Praise for Connectography

“Connectivity has become a basic human right, and gives everyone on the planet the opportunity to provide for their family and contribute to our shared future. Connectography charts the future of this connected world.”—Marc Andreessen, general partner, Andreessen Horowitz

Connectography is ahead of the curve in seeing the battlefield of the future and the new kind of tug-of-war being waged on it. Khanna’s scholarship and foresight are world-class. . . . A must-read for the next president.”—Chuck Hagel, former U.S. secretary of defense

“This bold reframing is an exciting addition to our ongoing debate about geopolitics and the future of globalization.”—Dominic Barton, global managing partner, McKinsey & Company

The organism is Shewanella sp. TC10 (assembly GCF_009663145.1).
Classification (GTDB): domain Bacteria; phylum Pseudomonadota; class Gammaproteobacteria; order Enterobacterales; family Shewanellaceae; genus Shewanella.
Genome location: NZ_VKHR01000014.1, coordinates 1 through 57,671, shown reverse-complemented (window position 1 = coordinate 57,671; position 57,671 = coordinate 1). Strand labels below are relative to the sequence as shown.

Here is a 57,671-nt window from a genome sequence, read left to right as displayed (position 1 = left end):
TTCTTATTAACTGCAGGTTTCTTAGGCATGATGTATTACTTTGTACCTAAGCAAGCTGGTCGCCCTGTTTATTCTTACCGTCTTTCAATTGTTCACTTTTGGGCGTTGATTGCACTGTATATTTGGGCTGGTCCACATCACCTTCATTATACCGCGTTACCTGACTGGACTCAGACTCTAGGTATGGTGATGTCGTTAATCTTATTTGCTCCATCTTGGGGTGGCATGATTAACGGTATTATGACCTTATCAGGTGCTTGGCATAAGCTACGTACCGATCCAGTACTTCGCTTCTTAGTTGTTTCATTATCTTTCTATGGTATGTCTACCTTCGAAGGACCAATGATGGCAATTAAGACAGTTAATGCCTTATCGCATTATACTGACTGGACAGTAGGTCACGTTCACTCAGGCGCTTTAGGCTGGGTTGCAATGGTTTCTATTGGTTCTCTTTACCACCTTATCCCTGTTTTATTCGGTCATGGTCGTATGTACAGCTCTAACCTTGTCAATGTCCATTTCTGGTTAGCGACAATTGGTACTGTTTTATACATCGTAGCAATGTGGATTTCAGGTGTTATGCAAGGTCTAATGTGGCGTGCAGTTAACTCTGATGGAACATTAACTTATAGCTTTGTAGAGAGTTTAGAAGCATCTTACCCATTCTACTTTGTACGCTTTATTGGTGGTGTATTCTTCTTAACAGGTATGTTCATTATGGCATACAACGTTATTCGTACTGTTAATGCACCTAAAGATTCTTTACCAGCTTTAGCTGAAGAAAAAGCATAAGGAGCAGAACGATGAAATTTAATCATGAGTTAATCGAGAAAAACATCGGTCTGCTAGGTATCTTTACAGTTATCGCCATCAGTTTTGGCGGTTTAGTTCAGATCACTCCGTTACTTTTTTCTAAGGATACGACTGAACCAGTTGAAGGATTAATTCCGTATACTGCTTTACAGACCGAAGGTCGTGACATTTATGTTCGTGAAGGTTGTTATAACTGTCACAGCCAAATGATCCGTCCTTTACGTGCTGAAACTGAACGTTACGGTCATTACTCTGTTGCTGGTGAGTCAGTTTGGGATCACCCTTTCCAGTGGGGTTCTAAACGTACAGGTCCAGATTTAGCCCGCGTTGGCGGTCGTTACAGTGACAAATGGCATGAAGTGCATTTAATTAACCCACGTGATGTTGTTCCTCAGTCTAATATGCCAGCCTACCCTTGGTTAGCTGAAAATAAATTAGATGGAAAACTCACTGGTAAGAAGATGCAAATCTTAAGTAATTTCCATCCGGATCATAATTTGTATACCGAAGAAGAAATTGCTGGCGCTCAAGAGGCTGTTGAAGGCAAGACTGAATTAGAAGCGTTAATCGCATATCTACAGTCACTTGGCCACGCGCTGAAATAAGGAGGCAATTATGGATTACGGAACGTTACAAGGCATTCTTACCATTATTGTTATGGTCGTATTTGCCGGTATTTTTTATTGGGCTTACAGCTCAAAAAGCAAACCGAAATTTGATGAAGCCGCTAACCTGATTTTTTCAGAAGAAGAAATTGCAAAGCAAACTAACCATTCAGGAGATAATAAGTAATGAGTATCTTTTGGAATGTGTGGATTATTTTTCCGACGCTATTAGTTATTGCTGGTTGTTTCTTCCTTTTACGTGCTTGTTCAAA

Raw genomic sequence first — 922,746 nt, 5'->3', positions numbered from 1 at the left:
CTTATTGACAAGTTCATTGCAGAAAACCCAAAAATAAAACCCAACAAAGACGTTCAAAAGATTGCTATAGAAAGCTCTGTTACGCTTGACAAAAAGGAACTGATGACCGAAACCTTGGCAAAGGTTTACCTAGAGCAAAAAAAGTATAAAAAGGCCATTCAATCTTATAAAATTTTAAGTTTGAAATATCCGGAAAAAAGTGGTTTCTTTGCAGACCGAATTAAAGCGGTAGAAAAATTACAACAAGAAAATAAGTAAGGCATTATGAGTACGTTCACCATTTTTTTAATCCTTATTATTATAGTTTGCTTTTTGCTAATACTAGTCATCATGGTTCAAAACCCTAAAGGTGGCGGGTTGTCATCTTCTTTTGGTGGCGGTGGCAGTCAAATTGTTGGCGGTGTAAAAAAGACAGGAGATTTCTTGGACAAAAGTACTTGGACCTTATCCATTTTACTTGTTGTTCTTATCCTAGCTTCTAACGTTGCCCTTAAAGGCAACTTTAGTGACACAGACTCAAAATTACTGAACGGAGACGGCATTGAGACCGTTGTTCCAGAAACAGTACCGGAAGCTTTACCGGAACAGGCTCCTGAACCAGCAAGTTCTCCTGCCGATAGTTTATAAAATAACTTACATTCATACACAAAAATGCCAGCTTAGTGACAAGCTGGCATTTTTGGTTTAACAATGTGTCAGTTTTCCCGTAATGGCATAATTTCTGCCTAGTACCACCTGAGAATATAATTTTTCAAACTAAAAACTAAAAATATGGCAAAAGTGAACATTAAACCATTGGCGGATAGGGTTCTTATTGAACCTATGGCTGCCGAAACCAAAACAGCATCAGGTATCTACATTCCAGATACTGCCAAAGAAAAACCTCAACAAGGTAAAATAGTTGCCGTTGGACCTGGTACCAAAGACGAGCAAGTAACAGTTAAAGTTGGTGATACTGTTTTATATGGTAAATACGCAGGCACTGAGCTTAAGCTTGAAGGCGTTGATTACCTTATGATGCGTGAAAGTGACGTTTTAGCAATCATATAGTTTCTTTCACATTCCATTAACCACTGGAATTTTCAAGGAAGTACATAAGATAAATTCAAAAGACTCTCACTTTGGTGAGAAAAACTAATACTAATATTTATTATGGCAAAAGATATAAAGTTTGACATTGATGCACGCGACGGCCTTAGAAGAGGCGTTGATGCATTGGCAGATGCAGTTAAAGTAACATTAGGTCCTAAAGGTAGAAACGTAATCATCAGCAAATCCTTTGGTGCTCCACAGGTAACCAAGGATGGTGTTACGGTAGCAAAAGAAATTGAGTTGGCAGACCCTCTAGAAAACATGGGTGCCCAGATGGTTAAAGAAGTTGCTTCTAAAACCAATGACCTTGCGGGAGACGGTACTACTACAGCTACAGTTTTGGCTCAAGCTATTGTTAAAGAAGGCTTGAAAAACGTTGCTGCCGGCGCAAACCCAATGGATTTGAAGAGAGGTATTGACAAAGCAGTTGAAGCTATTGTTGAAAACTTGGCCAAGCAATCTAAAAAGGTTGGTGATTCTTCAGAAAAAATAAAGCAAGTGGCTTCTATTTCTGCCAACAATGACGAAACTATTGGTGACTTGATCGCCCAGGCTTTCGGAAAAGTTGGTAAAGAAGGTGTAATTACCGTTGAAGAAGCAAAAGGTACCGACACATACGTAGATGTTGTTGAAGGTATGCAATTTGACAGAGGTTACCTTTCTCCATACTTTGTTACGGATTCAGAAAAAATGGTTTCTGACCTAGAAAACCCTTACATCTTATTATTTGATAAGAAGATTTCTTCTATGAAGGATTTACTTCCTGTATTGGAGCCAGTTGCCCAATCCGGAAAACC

“This is probably the most global book ever written. It is intensely specific while remaining broad and wide. Its takeaway is that infrastructure is destiny: Follow the supply lines outlined in this book to see where the future flows.”—Kevin Kelly, co-founder, Wired

“There’s no better guide than Khanna to show us all the possibilities of this new hyperconnected world.”—Mathew Burrows, director, Strategic Foresight Initiative at the Atlantic Council, and former counselor, U.S. National Intelligence Council

(retrieved from Amazon Sun, 17 Apr 2016 10:42:10 -0400)